Manufacturers are continuing to struggle from increasing costs of borrowing, despite low interest rates, and have benefitted little from quantitative easing measures, according to a survey released today.
EEF, the manufacturer’ organisation, says 45 per cent of firms reported a significant or moderate increase in the cost of finance in the past two months, up from just over 37 per cent in the first quarter. The proportion of firms reporting a reduction in the availability of new lines of borrowing fell from 49 per cent to 42 per cent but only 4 per cent of companies had seen an improvement. In addition more companies (39 per cent) reported an increase in the fees on existing borrowing – up from 34 per cent in the first quarter and 27 per cent at the end of last year.
“Despite interest rates falling to a historically low level and the efforts to free credit markets so far, manufacturers are seeing few benefits,” said Steve Radley, chief economist at EEF. “It is important that the Bank continues with its quantitative easing programme to prevent higher borrowing costs weakening the recovery we hope to see later in the year.”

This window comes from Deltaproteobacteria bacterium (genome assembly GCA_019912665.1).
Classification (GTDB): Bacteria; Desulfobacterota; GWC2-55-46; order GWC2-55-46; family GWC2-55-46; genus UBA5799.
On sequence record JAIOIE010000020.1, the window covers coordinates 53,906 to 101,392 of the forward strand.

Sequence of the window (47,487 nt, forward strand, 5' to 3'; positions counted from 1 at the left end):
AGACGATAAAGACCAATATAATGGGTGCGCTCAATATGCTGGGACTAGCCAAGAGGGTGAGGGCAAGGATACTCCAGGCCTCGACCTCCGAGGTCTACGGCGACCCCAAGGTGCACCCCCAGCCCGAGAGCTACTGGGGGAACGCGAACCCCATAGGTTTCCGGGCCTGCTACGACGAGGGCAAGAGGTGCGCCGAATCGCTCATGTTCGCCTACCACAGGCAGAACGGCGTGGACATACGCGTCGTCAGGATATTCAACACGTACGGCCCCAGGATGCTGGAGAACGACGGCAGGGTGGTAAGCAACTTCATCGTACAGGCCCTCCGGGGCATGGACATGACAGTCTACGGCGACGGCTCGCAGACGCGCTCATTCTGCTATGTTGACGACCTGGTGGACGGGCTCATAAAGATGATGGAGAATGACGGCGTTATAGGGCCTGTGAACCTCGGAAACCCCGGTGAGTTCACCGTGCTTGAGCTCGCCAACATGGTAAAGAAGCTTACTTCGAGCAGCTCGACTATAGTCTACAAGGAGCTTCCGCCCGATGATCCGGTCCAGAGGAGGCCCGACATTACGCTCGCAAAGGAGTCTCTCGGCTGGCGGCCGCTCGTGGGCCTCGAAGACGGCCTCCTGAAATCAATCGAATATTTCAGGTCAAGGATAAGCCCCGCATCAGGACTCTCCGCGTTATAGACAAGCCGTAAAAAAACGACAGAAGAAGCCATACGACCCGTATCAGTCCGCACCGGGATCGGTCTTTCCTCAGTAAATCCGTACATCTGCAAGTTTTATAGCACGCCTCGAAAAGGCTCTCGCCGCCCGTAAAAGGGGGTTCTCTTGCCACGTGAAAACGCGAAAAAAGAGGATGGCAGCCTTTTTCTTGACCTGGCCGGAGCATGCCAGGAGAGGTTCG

Almost 70% of companies had seen access to credit insurance either withdrawn or reduced in the last two months, throwing even more importance on the success of government’s recently announced credit insurance top up scheme.
“Our survey shows that credit insurance is a major issue for many manufacturers,” added Radley. “The government will need to keep a very close eye on whether its top -up scheme is working and take action if the number of firms reporting problems does not go down.”